Q: How would you describe your new hybrid GRIN plasmonics techniques, which combine methodologies from plasmonics and transformational optics? What specifically makes this technology cutting edge? What do you consider the most important aspects of your research findings?

Zhang: There are several unique properties and advantages of our technique. First, our approach nicely bridges plasmonics and transformation optics, two very active research areas. Using this very general method, we can realize more advanced, complex plasmonic elements with superior performance.

Second, our method provides a practical means to efficiently manipulate SPPs with low scattering losses. Our work demonstrates that we can manipulate SPP propagation by continuously tailoring the thickness of an isotropic dielectric cladding layer on top of a metal. It is in sharp contrast to previous plasmonic devices, which were realized by structuring the metal surface or adding discrete scattering structures on the metal. In this case, the scattering losses due to discontinues of geometries or materials are very large. In contrast, our approach leads the surface wave to pass through a “soft transition” into the element which strongly reduces reflection/scattering of the otherwise discrete interface.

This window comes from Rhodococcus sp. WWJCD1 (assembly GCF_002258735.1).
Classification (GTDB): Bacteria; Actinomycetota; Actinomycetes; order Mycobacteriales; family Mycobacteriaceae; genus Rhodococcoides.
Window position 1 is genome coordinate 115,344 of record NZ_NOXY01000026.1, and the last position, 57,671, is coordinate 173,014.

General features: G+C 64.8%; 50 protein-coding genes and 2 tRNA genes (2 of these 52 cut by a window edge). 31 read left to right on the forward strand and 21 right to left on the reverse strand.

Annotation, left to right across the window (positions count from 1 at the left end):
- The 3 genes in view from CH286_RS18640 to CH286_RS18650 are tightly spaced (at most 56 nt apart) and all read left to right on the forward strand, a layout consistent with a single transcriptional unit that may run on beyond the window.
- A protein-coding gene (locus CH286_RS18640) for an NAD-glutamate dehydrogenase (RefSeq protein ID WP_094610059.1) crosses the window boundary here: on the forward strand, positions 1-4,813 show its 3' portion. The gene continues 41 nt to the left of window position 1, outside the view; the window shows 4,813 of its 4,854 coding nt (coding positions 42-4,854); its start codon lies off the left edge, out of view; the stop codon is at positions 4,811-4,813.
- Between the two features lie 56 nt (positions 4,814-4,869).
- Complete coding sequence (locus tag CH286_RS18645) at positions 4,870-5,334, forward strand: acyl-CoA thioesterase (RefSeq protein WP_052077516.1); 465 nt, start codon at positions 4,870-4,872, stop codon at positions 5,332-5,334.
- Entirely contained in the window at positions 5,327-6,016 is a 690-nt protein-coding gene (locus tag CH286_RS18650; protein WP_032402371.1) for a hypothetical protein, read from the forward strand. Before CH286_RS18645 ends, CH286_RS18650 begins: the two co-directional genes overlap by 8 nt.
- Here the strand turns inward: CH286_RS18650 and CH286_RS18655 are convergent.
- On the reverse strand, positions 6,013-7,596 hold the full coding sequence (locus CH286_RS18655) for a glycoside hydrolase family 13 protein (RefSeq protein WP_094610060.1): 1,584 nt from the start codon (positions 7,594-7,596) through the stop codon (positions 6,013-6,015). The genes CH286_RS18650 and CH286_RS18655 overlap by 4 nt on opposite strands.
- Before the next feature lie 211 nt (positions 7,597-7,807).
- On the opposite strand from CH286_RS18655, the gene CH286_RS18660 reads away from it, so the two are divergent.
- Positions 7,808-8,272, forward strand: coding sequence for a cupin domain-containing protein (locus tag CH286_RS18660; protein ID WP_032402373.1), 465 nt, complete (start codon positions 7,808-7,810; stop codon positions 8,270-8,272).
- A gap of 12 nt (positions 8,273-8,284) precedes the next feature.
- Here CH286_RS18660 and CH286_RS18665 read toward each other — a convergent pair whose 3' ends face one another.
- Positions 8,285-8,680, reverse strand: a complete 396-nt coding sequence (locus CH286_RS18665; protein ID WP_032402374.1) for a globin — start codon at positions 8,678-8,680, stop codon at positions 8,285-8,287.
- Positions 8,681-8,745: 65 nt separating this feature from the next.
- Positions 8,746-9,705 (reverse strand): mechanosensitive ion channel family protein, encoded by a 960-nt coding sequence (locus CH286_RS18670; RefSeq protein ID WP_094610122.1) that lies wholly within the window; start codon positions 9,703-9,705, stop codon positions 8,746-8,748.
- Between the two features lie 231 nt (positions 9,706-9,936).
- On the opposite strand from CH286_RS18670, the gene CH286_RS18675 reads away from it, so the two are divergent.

This is similar to an antireflection coating used on goggles or glass surfaces.

Third, our method is fully compatible with active plasmonics. The loss could be reduced even further by incorporating various gain materials, such as quantum dots and fluorescence dye molecules into the dielectric cladding layer, further increasing propagation distance of SPPs required for plasmonic interconnects or even all-optical devices.